After weeks of protest and centuries of discrimination, demonstrators have gathered in Washington, DC to participate in the "Justice For All" march, organized by Reverend Al Sharpton. Following a walkout by congressional staffers on Thursday and statements from city, state and federal officials criticizing the criminal justice system and police brutality in the United States, protestors are hoping that this march may finally spur governmental action against systemic injustices against black, brown, yellow and minority bodies. The families of both Michael Brown and Eric Garner are expected to participate, and thousands more are ready to join as they move towards the steps of the Capitol.
According to MSNBC reports, the march is slated to begin on Saturday at noon at the Freedom Plaza, and will culminate in a rally at the Capitol, where leaders of the march will present a "legislative agenda" for Congress to address the ongoing issues in police departments across the nation. In a statement, NAACP President and CEO Cornell William Brooks said, "This march is one of many demonstrations to show Congress, the country and the world that we will not stand down until systemic change, accountability and justice in cases of police misconduct are served."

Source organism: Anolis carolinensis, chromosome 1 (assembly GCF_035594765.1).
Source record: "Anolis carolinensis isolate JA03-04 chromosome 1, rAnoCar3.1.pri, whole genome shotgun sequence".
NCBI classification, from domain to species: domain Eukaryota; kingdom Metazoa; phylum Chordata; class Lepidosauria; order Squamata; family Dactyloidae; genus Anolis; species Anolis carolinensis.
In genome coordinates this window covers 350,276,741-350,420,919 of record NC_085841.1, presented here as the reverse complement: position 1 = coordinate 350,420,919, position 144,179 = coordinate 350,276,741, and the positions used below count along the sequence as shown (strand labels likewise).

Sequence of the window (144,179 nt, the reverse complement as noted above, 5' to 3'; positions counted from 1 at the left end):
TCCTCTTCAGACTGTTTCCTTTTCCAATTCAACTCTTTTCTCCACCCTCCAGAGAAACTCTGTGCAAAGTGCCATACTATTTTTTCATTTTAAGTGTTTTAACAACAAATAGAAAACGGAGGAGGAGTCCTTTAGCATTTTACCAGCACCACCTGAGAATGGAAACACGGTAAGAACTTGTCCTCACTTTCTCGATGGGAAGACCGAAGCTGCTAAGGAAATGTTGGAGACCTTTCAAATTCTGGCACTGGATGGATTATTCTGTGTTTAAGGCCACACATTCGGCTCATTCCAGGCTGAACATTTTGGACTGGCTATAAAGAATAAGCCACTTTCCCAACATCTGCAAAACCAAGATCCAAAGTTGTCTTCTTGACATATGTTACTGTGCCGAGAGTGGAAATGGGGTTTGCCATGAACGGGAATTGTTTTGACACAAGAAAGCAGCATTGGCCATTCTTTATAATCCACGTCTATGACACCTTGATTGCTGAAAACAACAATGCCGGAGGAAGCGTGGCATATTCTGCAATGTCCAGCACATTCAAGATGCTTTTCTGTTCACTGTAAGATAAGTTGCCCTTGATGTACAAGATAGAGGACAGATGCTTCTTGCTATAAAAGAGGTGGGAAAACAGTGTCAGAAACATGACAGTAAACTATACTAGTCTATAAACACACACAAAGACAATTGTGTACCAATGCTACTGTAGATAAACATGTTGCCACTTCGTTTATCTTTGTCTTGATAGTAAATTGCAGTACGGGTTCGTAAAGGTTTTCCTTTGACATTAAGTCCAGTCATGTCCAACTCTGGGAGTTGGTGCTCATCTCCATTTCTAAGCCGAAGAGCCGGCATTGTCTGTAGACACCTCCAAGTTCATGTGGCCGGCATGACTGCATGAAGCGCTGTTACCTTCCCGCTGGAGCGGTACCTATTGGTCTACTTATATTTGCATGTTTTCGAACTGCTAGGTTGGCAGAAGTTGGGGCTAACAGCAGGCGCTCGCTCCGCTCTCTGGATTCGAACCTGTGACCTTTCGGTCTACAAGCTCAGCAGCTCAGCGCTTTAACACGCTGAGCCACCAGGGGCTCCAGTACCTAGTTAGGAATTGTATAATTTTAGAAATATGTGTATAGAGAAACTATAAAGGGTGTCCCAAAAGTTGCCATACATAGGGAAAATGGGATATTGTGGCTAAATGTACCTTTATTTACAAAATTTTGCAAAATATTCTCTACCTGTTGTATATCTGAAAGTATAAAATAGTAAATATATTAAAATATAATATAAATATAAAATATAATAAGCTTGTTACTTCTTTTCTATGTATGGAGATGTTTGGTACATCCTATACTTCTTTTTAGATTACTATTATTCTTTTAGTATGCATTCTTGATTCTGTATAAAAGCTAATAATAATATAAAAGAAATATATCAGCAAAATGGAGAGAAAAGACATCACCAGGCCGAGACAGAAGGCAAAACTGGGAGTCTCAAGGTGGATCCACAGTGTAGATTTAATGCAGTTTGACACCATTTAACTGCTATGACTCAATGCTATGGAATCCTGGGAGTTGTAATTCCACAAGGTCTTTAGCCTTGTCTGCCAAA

Reverend Sharpton, who has been a vocal ally of the families of the slain, unarmed black men in the months following the tragedy, told the Washington Post that he wanted to use his platform and his influence to give a voice to those whose narratives would otherwise go unnoticed. Said Sharpton,
We’re like the union for families because they want an infrastructure to fight an infrastructure. You can’t sit up in your living room and fight an institution unless you have institutional support.We do not want this to be an episodic movement. We want it to be real change.
On Saturday morning, the reverend addressed a growing crowd in DC, saying, "Why are we going to Washington? Because all over the country we all need to come together and demand this Congress deal with the issues, that we need laws to protect the citizens in these states from these state grand jurors."
In addition to the march on DC, protestors across the country are expected to gather for a National Day of Resistance, with demonstrations expected in San Francisco; Lexington, Kentucky; Austin, Texas; and Kansas City, Missouri.
While the "Justice For All" March has not yet begun, the event has already drawn incredible crowds with incredible messages and stories to share, breathing life into the hope that just maybe, institutional change is on its way.